“This prestigious award was launched to recognize innovative and effective agriculture marketing practices,” said Jamie Cummings, former Agritourism Coordinator and now International Programs Coordinator. “This recognition allows these effective strategies to be shared across the nation with the other state marketing teams and transfer the knowledge about these effective projects.”

The need or opportunity for such a program has developed as more and more consumers have shown interest in knowing where their food comes from, said Meriruth Cohenour, an ODAFF Agritourism Coordinator.

“In response to this, there has been an increase in farmers planting crops for the specific purpose of a ‘u-pick’ farm where the public can come to the farm, learn about the way the food is grown, meet the people who care for and harvest the food, and enjoy outdoor family time,” Cohenour said.

The Agritourism team at ODAFF developed the Jelly Making Trails project. The trails were determined based on geography in order to allow consumers to plan trips around the farms. Any agritourism producer offering a chance to pick or purchase specialty crops was included.

During the first year, 47 producers participated with the busiest months being May to August.

“We provided on-farm education pieces such as crop fact signs, jar labels and stickers to each producer,” Cohenour said. “In addition, we distributed maps with all of the producers grouped geographically in ‘trails’ through the site and through all of our face-to-face marketing opportunities. We also launched a social media campaign to help increase awareness.”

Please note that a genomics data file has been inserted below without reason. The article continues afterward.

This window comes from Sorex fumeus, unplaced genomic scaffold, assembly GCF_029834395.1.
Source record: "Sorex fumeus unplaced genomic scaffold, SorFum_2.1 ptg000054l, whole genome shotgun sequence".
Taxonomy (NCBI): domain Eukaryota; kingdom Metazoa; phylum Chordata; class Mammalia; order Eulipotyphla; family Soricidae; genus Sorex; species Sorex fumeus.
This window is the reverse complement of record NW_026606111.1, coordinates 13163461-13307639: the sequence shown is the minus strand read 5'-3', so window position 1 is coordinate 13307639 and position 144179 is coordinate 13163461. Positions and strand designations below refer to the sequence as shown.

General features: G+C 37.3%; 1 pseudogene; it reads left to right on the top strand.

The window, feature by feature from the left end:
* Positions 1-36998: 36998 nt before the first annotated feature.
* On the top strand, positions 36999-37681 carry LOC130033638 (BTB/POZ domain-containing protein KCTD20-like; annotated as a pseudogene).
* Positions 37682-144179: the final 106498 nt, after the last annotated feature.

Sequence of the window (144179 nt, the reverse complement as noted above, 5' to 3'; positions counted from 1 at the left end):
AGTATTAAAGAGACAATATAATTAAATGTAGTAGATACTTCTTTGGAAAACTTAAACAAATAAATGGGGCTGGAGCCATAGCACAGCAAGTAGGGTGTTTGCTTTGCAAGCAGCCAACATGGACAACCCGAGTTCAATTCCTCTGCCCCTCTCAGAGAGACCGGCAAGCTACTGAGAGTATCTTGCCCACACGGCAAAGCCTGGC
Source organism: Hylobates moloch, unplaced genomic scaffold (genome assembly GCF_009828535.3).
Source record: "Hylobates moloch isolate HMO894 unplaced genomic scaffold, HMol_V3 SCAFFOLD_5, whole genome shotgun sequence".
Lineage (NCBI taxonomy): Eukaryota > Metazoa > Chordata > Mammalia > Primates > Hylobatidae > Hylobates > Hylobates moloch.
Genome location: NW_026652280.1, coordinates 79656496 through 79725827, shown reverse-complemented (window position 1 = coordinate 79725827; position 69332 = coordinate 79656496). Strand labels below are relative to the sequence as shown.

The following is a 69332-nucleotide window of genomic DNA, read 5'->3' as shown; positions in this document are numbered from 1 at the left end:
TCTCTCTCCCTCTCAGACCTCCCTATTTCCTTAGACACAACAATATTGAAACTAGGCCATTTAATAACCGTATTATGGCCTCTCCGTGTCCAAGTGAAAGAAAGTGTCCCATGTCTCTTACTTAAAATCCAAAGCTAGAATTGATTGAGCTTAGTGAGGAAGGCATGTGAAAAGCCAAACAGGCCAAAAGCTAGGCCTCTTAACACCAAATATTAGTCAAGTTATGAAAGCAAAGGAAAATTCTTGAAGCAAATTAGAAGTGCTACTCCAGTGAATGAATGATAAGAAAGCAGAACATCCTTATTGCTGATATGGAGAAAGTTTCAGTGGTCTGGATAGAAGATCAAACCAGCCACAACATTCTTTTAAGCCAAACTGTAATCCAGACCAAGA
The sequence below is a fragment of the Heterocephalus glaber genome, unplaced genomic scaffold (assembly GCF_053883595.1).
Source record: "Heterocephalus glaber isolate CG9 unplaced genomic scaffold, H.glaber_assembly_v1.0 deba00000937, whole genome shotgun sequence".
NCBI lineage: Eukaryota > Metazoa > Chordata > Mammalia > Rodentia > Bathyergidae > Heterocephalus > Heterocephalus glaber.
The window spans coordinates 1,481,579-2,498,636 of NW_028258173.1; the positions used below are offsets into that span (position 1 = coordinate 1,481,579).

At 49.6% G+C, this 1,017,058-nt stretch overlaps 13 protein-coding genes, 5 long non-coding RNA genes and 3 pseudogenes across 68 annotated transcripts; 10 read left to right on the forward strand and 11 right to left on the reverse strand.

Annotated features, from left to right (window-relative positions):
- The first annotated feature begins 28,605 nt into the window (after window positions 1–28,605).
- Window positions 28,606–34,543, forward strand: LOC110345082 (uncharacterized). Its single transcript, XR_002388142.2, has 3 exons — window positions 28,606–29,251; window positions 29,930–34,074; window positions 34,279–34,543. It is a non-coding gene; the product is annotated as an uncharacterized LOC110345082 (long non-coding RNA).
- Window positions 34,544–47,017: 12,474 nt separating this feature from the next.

The “Jelly Making Trails” program was funded through the USDA’s Specialty Crop Block Grant program.

“We are so grateful to have the opportunity to utilize these funds in order to increase consumer awareness of fresh food availability in our state,” Cohenour said.

The response to the trails has been very positive as consumers really get engaged with the idea of picking their own produce. Also, by seeing what was available all over the state, consumers got excited about travelling to new places and getting to try various produce.

This year, the second of the program, 53 producers participated.